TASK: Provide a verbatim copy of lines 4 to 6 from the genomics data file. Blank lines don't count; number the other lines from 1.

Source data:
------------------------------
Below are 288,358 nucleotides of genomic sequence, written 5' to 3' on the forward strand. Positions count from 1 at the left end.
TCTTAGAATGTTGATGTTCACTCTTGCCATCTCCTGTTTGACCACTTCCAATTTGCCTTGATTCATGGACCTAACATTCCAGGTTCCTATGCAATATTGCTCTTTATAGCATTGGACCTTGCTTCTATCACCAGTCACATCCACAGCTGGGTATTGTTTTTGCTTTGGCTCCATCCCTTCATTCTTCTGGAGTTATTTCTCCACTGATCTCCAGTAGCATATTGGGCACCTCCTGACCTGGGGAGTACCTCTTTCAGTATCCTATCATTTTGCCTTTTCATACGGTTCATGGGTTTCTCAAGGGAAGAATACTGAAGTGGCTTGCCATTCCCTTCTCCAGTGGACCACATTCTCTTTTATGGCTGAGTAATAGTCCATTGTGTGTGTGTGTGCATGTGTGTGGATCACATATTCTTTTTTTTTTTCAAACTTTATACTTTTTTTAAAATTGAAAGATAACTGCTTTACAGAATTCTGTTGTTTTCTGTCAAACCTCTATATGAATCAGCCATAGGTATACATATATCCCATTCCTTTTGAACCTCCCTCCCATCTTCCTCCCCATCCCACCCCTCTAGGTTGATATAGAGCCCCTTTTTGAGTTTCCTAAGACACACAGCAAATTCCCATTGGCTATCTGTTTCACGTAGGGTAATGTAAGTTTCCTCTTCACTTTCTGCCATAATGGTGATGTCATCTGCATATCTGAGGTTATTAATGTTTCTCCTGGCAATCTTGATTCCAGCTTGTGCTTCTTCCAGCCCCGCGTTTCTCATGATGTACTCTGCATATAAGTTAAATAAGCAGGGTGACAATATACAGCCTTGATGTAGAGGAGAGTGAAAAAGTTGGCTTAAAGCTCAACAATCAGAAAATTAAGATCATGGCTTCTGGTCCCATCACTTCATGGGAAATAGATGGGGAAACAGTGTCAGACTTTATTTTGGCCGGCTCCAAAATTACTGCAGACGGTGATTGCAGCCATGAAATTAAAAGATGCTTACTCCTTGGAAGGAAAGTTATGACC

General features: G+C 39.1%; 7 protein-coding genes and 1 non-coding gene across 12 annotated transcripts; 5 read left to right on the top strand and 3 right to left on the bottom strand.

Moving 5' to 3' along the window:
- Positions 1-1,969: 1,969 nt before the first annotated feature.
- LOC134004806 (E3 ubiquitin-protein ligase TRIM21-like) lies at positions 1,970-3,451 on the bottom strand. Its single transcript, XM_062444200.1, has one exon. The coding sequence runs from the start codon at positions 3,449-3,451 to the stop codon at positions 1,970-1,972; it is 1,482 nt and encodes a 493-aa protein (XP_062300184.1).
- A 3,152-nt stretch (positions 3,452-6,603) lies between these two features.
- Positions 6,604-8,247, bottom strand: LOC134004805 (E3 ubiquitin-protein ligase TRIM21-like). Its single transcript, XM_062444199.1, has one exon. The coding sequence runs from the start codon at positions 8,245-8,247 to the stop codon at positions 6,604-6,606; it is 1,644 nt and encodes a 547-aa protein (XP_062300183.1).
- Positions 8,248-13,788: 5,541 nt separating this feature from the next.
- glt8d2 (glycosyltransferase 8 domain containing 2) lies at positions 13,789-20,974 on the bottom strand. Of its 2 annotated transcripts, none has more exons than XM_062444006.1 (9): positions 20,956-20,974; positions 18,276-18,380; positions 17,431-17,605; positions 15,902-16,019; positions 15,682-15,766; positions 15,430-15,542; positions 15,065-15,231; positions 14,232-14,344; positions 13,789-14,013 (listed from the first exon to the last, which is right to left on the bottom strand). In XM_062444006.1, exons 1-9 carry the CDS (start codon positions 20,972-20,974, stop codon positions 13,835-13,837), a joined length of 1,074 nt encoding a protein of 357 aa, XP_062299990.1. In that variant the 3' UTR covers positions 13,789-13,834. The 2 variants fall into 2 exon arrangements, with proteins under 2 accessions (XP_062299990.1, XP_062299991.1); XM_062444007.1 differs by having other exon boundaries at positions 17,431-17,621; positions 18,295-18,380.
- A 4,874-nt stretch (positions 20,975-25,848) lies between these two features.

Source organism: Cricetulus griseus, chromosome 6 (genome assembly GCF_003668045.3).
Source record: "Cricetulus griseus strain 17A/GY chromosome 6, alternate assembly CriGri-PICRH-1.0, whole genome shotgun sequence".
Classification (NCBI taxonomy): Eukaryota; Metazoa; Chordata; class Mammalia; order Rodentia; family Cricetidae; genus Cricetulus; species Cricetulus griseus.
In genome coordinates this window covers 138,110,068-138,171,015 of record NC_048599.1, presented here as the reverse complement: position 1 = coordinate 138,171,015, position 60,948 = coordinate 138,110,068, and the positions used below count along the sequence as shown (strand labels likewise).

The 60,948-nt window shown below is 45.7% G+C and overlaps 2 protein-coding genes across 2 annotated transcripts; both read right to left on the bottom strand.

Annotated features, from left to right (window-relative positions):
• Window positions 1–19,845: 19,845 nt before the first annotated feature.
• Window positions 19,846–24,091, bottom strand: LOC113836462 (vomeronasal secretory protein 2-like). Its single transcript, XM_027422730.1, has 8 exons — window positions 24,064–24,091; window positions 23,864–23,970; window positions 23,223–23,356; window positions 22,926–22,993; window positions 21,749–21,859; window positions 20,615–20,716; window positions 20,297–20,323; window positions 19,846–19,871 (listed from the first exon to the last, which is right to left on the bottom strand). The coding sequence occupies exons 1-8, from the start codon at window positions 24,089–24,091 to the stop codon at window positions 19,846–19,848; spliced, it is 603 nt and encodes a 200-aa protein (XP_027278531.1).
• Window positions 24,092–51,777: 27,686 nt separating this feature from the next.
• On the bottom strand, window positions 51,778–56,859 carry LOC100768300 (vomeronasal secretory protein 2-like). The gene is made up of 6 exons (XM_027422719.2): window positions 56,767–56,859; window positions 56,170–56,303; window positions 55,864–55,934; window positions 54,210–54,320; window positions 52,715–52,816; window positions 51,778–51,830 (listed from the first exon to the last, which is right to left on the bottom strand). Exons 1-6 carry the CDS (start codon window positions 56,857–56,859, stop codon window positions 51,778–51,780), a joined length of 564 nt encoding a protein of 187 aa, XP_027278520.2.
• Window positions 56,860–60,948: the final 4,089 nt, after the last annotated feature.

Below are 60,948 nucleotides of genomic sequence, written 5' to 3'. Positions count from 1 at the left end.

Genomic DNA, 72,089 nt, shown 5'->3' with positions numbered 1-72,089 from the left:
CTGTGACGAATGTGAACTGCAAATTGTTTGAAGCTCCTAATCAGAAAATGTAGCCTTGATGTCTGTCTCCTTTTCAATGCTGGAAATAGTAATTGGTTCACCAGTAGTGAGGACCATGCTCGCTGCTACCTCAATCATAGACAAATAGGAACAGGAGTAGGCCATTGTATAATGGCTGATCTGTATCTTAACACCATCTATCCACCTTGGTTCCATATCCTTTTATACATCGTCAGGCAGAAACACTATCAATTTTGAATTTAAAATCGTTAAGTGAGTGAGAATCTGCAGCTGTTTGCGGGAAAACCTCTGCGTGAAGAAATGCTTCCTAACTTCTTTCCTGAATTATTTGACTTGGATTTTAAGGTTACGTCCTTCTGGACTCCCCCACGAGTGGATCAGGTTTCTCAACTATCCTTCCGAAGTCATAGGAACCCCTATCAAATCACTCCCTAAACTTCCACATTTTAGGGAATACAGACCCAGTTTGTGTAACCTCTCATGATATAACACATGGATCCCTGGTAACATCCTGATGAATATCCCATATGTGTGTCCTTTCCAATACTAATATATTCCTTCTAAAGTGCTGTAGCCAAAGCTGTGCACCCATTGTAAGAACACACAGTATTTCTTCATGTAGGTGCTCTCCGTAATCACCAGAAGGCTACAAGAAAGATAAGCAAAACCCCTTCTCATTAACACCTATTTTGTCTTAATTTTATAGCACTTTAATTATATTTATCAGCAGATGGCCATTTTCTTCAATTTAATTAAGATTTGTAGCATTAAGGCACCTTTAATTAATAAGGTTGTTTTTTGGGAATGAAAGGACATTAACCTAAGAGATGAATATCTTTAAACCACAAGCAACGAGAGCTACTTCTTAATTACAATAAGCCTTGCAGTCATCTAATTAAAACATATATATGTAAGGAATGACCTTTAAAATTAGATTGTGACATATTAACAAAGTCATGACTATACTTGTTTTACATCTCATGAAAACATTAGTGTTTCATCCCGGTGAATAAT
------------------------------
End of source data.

Moving 5' to 3' along the window:
- Positions 1-1,969: 1,969 nt before the first annotated feature.
- LOC134004806 (E3 ubiquitin-protein ligase TRIM21-like) lies at positions 1,970-3,451 on the bottom strand. Its single transcript, XM_062444200.1, has one exon. The coding sequence runs from the start codon at positions 3,449-3,451 to the stop codon at positions 1,970-1,972; it is 1,482 nt and encodes a 493-aa protein (XP_062300184.1).